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Loury Likely Nominee For E.D. Undersecretary

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WASHINGTON--President Reagan is expected to nominate Glenn C. Loury, a prominent black scholar known as a critic of racial quotas in affirmative action, to be Undersecretary of Education, an Administration official said last week.

If confirmed by the Senate, Mr. Loury, professor of political economy at Harvard University's John F. Kennedy School of Government, would become one of the highest-ranking blacks in the Reagan Administration. He would succeed Gary L. Bauer, who last month left the Education Department's number-two post to become Mr. Reagan's chief domestic-policy adviser.

The White House is likely to announce the nomination in a few weeks, after completing a routine check of Mr. Loury's background, according to the official.

Mr. Loury last week declined to discuss the possible appointment, saying he had not yet heard from the White House.

'Self-Help' Proponent

According to several people who have worked closely with him, Mr. Loury is not considered an ideologue, even though he has espoused positions identified as conservative. In particular, he has urged blacks to abandon the "civil-rights strategy'' of relying solely on legal remedies, such as affirmative action, to overcome discrimination. Instead, he has maintained in a number of articles, they should rely more on "self-help'' methods of advancement.

In arguing against the imposition of racial quotas for admission at the elite Boston Latin School, Mr. Loury wrote in The New Republic in October 1985: "By what calculus of fairness can those claiming to be fighting for justice argue that outstanding white students, many from poor homes themselves, ... should be denied the opportunity for this special education so that minority students who are not prepared for it may nonetheless enroll?''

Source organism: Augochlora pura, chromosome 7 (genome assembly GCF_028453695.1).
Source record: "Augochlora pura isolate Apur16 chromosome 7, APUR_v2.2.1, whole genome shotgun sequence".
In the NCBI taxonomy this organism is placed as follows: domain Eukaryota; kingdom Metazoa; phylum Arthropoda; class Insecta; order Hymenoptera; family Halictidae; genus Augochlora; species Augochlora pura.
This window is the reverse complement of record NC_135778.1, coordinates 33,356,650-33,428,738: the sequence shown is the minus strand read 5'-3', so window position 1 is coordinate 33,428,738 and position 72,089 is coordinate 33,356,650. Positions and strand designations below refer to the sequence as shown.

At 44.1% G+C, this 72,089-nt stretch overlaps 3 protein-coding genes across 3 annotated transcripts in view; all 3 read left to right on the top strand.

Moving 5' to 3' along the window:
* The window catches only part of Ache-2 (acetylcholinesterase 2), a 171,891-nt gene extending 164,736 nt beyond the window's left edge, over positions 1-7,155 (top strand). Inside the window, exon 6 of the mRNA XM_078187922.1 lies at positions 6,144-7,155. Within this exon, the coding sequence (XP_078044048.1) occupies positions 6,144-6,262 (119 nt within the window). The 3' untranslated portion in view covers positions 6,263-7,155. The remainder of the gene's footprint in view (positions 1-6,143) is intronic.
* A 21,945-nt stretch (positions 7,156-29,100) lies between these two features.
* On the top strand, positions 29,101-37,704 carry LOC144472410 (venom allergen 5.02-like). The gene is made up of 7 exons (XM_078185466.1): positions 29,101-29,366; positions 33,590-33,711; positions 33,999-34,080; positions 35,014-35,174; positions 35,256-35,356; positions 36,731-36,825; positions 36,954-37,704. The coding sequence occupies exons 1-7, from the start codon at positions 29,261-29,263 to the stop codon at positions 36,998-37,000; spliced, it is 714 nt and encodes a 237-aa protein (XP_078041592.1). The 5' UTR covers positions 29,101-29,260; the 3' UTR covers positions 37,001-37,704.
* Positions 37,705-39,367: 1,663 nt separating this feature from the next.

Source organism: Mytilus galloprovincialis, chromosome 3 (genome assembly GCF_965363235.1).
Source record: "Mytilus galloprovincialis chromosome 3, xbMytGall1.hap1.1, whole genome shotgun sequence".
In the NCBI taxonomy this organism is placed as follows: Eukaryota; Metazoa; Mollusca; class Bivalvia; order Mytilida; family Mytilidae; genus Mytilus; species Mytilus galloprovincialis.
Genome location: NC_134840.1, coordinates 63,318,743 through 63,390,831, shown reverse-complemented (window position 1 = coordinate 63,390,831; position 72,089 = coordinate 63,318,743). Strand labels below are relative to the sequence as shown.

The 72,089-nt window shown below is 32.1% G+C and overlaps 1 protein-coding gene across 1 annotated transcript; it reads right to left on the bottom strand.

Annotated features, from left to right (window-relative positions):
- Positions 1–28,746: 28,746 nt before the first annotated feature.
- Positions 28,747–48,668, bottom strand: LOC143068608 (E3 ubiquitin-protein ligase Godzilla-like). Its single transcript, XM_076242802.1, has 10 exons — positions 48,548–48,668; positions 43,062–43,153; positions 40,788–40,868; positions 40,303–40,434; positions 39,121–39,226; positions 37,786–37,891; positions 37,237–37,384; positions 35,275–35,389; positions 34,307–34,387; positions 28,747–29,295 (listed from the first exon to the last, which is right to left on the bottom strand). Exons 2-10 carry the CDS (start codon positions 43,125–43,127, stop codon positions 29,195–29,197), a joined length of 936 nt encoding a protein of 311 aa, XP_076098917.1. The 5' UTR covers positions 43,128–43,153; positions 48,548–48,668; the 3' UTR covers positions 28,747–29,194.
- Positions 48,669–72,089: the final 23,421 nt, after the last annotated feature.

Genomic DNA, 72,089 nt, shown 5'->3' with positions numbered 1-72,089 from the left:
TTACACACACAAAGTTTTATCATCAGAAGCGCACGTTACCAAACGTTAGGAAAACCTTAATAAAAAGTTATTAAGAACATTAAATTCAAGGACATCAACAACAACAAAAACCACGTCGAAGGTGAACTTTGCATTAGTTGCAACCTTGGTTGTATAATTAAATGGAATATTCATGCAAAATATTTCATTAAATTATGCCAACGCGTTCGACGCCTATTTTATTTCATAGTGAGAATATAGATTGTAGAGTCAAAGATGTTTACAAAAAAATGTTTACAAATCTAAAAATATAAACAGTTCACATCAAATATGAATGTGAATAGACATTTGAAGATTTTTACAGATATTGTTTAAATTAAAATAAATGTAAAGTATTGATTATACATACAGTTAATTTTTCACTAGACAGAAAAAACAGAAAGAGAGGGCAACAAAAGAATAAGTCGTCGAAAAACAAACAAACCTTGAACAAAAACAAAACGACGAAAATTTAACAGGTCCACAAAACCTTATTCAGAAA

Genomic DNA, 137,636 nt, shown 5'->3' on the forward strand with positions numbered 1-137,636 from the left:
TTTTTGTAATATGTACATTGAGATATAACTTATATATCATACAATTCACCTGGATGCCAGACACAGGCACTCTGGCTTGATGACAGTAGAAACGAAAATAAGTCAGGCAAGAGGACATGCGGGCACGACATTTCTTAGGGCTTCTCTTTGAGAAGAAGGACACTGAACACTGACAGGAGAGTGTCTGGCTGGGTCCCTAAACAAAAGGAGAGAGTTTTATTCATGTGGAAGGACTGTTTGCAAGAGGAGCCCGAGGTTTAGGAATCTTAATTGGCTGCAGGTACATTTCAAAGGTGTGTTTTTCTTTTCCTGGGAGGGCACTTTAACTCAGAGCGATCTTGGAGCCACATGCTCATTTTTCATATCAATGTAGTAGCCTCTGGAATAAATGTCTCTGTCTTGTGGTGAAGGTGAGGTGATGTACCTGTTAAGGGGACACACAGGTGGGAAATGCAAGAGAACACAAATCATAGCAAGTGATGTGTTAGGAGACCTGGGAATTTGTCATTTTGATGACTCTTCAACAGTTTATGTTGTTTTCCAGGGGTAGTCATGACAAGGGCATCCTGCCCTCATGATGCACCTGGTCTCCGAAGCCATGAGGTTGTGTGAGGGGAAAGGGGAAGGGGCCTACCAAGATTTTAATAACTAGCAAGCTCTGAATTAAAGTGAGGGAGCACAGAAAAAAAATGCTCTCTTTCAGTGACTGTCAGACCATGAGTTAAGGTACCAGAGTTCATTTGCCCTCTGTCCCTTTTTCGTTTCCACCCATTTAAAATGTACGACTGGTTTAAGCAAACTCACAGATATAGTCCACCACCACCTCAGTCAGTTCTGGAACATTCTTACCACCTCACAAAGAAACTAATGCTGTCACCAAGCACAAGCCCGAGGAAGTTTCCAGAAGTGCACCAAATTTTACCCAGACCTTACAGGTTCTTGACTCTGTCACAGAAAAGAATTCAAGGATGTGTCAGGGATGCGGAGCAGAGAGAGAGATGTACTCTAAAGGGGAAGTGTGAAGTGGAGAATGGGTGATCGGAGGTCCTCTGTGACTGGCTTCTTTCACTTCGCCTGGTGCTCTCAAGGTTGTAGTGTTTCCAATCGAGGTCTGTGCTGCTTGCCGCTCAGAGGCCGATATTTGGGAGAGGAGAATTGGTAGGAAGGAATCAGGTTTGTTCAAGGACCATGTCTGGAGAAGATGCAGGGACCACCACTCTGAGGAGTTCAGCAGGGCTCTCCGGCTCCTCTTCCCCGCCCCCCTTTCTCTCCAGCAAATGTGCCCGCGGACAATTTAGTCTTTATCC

"Is there so little faith in the aptitude of the minority young people that the highest standards should not be held out for them?'' he asked.

"It would seem,'' he concluded, "that the real problem here--a dearth of academically outstanding black high-school students in Boston--is not amenable to rectification by court order.''

At the same time, Mr. Loury has also endorsed the principle of federal involvement in education.

"In the areas of education, employment training, and provision of minimal subsistence to the impoverished, the government must be involved,'' he wrote in The Christian Century in April of last year.

"Some of the most innovative and useful private efforts are sustained by public funds,'' he said. "There are publicly supported programs--preschool education, for one--which are expensive, but which research has shown pay an even greater dividend.''

'Not an Ideologist'

Editors at two political journals for which Mr. Loury has written praised his intellectual qualities.

"He is a first-class mind,'' Irving Kristol, editor of The Public Interest, said last week. "He is a good economist, and he understands politics.''

"In some ways, he is a neo-conservative, although not an aggressive one,'' Mr. Kristol said. "He takes the political situation and sociological realities into account.''

Mr. Loury "is not an ideologist, despite the way he's been picked up by ideologists,'' added Martin Peretz, editor-in-chief of The New Republic. "He's quite a practical man.''

Born in Chicago, Mr. Loury, 39, dropped out of the Illinois Institute of Technology to take a job as a factory clerk to support his wife and child. He later took classes at a local junior college and won a minority scholarship to Northwestern University, where he earned a bachelor's degree in mathematics. He earned his Ph.D. in economics at the Massachusetts Institute of Technology.

He taught economics at Northwestern and the University of Michigan, and has taught at Harvard since 1982.--R.R.

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